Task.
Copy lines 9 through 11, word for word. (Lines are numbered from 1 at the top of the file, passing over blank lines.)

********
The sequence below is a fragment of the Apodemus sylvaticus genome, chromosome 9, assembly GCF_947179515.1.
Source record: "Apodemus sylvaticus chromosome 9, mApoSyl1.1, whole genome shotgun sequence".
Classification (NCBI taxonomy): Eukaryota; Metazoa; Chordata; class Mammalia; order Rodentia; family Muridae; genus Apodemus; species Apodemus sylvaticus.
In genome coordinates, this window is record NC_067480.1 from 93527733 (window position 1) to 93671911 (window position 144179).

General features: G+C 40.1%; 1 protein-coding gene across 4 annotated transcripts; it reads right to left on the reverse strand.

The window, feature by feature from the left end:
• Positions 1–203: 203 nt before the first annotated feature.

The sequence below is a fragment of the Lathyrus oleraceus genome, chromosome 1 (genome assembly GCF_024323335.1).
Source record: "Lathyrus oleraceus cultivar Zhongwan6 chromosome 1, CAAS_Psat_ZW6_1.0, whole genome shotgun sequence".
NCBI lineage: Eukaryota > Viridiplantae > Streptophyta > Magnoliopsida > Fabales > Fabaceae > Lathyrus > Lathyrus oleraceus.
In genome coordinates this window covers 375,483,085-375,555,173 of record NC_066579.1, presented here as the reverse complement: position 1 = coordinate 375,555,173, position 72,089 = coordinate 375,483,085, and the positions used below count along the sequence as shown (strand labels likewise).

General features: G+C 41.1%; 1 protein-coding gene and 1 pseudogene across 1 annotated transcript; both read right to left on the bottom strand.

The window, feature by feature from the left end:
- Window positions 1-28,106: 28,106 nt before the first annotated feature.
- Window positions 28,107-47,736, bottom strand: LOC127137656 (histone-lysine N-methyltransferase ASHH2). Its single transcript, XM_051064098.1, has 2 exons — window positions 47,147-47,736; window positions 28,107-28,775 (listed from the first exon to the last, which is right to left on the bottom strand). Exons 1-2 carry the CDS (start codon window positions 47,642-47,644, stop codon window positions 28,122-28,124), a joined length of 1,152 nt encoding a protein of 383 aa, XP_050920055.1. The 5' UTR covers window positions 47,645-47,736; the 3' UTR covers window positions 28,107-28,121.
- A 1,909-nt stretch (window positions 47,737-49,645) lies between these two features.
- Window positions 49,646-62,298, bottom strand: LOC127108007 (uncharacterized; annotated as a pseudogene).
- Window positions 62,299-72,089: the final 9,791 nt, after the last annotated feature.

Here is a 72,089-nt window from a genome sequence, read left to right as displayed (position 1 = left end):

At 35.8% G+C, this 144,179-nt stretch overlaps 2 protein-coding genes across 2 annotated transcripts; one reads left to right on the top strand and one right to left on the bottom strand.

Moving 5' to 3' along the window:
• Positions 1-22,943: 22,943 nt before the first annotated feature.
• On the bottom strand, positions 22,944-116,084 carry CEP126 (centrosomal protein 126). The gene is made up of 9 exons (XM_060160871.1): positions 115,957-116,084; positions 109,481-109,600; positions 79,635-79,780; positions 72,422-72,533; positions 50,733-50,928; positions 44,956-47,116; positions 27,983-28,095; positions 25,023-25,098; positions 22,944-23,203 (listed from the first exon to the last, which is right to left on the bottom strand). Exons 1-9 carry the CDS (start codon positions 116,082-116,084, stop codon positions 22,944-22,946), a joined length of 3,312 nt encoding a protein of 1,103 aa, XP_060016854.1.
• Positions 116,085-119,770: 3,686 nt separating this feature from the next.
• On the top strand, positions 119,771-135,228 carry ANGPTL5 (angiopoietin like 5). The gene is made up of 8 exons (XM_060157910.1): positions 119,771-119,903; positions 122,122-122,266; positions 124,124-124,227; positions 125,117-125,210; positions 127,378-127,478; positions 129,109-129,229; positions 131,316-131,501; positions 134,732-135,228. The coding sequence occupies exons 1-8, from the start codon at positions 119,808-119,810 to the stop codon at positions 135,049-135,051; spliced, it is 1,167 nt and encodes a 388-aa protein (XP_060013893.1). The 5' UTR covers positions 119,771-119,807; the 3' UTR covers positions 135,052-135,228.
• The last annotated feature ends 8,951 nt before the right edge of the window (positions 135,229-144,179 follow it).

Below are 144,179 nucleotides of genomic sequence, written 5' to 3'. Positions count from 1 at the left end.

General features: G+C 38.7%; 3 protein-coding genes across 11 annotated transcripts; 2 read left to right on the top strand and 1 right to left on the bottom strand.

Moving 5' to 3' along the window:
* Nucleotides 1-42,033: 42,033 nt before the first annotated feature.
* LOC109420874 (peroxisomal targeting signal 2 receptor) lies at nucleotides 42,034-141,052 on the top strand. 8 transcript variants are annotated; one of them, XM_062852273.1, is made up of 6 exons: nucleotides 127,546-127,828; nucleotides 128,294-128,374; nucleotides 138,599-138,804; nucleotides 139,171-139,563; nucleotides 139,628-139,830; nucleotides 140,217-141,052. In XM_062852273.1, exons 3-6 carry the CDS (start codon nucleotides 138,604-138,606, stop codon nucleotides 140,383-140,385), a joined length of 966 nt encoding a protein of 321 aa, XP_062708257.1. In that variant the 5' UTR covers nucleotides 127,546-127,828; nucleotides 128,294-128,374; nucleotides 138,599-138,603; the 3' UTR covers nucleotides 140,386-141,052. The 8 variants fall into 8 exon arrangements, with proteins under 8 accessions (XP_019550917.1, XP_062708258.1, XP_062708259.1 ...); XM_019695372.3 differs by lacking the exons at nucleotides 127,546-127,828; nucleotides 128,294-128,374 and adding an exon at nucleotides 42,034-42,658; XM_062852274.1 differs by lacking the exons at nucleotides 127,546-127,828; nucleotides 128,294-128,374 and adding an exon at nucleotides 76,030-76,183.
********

Source record: "Lathyrus oleraceus cultivar Zhongwan6 chromosome 1, CAAS_Psat_ZW6_1.0, whole genome shotgun sequence".
NCBI lineage: Eukaryota > Viridiplantae > Streptophyta > Magnoliopsida > Fabales > Fabaceae > Lathyrus > Lathyrus oleraceus.
In genome coordinates this window covers 375,483,085-375,555,173 of record NC_066579.1, presented here as the reverse complement: position 1 = coordinate 375,555,173, position 72,089 = coordinate 375,483,085, and the positions used below count along the sequence as shown (strand labels likewise).